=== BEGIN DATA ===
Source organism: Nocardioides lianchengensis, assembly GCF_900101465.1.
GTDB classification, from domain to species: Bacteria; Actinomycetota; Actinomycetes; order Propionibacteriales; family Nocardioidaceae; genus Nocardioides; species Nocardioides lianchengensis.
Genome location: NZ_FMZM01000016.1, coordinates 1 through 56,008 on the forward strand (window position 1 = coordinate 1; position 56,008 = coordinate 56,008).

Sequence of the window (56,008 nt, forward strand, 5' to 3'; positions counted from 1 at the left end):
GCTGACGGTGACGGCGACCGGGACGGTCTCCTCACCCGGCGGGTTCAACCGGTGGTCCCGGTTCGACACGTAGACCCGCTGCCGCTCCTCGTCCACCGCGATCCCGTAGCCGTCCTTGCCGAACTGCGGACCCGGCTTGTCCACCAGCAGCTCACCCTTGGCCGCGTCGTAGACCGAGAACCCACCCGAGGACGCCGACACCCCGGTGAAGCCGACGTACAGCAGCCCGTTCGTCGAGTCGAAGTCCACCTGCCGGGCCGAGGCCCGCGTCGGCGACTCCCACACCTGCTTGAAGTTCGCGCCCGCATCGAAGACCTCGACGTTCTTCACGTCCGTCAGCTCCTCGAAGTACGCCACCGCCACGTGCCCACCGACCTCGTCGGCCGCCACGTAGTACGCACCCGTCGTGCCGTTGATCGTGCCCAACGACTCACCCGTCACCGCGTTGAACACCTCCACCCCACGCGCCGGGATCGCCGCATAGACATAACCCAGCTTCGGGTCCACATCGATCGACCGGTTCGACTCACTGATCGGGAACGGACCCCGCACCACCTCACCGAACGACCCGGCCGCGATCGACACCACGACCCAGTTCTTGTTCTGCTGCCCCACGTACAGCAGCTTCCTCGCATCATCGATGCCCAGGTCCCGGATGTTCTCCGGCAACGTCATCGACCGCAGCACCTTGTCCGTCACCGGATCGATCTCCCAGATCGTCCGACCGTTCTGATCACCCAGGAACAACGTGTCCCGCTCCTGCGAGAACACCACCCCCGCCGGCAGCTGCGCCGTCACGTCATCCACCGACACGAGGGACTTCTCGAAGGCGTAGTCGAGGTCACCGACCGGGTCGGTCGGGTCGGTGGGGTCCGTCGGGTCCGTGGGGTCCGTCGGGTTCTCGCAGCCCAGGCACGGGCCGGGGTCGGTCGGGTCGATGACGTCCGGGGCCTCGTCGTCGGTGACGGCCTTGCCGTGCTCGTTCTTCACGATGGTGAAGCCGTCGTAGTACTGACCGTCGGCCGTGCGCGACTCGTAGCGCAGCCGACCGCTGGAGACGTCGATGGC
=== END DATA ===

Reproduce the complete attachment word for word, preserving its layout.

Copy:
Source organism: Nocardioides lianchengensis, assembly GCF_900101465.1.
GTDB classification, from domain to species: Bacteria; Actinomycetota; Actinomycetes; order Propionibacteriales; family Nocardioidaceae; genus Nocardioides; species Nocardioides lianchengensis.
Genome location: NZ_FMZM01000016.1, coordinates 1 through 56,008 on the forward strand (window position 1 = coordinate 1; position 56,008 = coordinate 56,008).

Sequence of the window (56,008 nt, forward strand, 5' to 3'; positions counted from 1 at the left end):
GCTGACGGTGACGGCGACCGGGACGGTCTCCTCACCCGGCGGGTTCAACCGGTGGTCCCGGTTCGACACGTAGACCCGCTGCCGCTCCTCGTCCACCGCGATCCCGTAGCCGTCCTTGCCGAACTGCGGACCCGGCTTGTCCACCAGCAGCTCACCCTTGGCCGCGTCGTAGACCGAGAACCCACCCGAGGACGCCGACACCCCGGTGAAGCCGACGTACAGCAGCCCGTTCGTCGAGTCGAAGTCCACCTGCCGGGCCGAGGCCCGCGTCGGCGACTCCCACACCTGCTTGAAGTTCGCGCCCGCATCGAAGACCTCGACGTTCTTCACGTCCGTCAGCTCCTCGAAGTACGCCACCGCCACGTGCCCACCGACCTCGTCGGCCGCCACGTAGTACGCACCCGTCGTGCCGTTGATCGTGCCCAACGACTCACCCGTCACCGCGTTGAACACCTCCACCCCACGCGCCGGGATCGCCGCATAGACATAACCCAGCTTCGGGTCCACATCGATCGACCGGTTCGACTCACTGATCGGGAACGGACCCCGCACCACCTCACCGAACGACCCGGCCGCGATCGACACCACGACCCAGTTCTTGTTCTGCTGCCCCACGTACAGCAGCTTCCTCGCATCATCGATGCCCAGGTCCCGGATGTTCTCCGGCAACGTCATCGACCGCAGCACCTTGTCCGTCACCGGATCGATCTCCCAGATCGTCCGACCGTTCTGATCACCCAGGAACAACGTGTCCCGCTCCTGCGAGAACACCACCCCCGCCGGCAGCTGCGCCGTCACGTCATCCACCGACACGAGGGACTTCTCGAAGGCGTAGTCGAGGTCACCGACCGGGTCGGTCGGGTCGGTGGGGTCCGTCGGGTCCGTGGGGTCCGTCGGGTTCTCGCAGCCCAGGCACGGGCCGGGGTCGGTCGGGTCGATGACGTCCGGGGCCTCGTCGTCGGTGACGGCCTTGCCGTGCTCGTTCTTCACGATGGTGAAGCCGTCGTAGTACTGACCGTCGGCCGTGCGCGACTCGTAGCGCAGCCGACCGCTGGAGACGTCGATGGC